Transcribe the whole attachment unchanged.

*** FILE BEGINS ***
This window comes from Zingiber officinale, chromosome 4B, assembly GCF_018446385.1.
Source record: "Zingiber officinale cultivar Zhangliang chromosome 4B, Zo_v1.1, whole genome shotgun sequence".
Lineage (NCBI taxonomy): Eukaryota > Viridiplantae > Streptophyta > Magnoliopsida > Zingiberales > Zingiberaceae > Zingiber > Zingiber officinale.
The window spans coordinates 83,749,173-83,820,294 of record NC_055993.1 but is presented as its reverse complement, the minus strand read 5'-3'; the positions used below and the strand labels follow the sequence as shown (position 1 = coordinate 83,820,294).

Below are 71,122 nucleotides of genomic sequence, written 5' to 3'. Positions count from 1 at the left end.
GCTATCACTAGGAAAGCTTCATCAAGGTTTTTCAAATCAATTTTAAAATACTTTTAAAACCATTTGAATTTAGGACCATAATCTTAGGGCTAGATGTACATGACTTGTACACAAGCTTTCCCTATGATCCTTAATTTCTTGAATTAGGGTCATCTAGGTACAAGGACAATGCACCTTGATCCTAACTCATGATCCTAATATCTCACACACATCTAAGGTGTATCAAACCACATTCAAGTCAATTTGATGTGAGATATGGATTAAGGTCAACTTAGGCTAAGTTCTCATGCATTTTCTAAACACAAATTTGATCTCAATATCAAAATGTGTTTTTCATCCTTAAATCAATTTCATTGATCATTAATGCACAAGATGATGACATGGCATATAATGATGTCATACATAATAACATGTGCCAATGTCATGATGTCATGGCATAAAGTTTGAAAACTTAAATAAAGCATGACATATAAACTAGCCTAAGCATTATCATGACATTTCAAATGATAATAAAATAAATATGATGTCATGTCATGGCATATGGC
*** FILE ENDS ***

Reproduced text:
This window comes from Zingiber officinale, chromosome 4B, assembly GCF_018446385.1.
Source record: "Zingiber officinale cultivar Zhangliang chromosome 4B, Zo_v1.1, whole genome shotgun sequence".
Lineage (NCBI taxonomy): Eukaryota > Viridiplantae > Streptophyta > Magnoliopsida > Zingiberales > Zingiberaceae > Zingiber > Zingiber officinale.
The window spans coordinates 83,749,173-83,820,294 of record NC_055993.1 but is presented as its reverse complement, the minus strand read 5'-3'; the positions used below and the strand labels follow the sequence as shown (position 1 = coordinate 83,820,294).

Below are 71,122 nucleotides of genomic sequence, written 5' to 3'. Positions count from 1 at the left end.
GCTATCACTAGGAAAGCTTCATCAAGGTTTTTCAAATCAATTTTAAAATACTTTTAAAACCATTTGAATTTAGGACCATAATCTTAGGGCTAGATGTACATGACTTGTACACAAGCTTTCCCTATGATCCTTAATTTCTTGAATTAGGGTCATCTAGGTACAAGGACAATGCACCTTGATCCTAACTCATGATCCTAATATCTCACACACATCTAAGGTGTATCAAACCACATTCAAGTCAATTTGATGTGAGATATGGATTAAGGTCAACTTAGGCTAAGTTCTCATGCATTTTCTAAACACAAATTTGATCTCAATATCAAAATGTGTTTTTCATCCTTAAATCAATTTCATTGATCATTAATGCACAAGATGATGACATGGCATATAATGATGTCATACATAATAACATGTGCCAATGTCATGATGTCATGGCATAAAGTTTGAAAACTTAAATAAAGCATGACATATAAACTAGCCTAAGCATTATCATGACATTTCAAATGATAATAAAATAAATATGATGTCATGTCATGGCATATGGC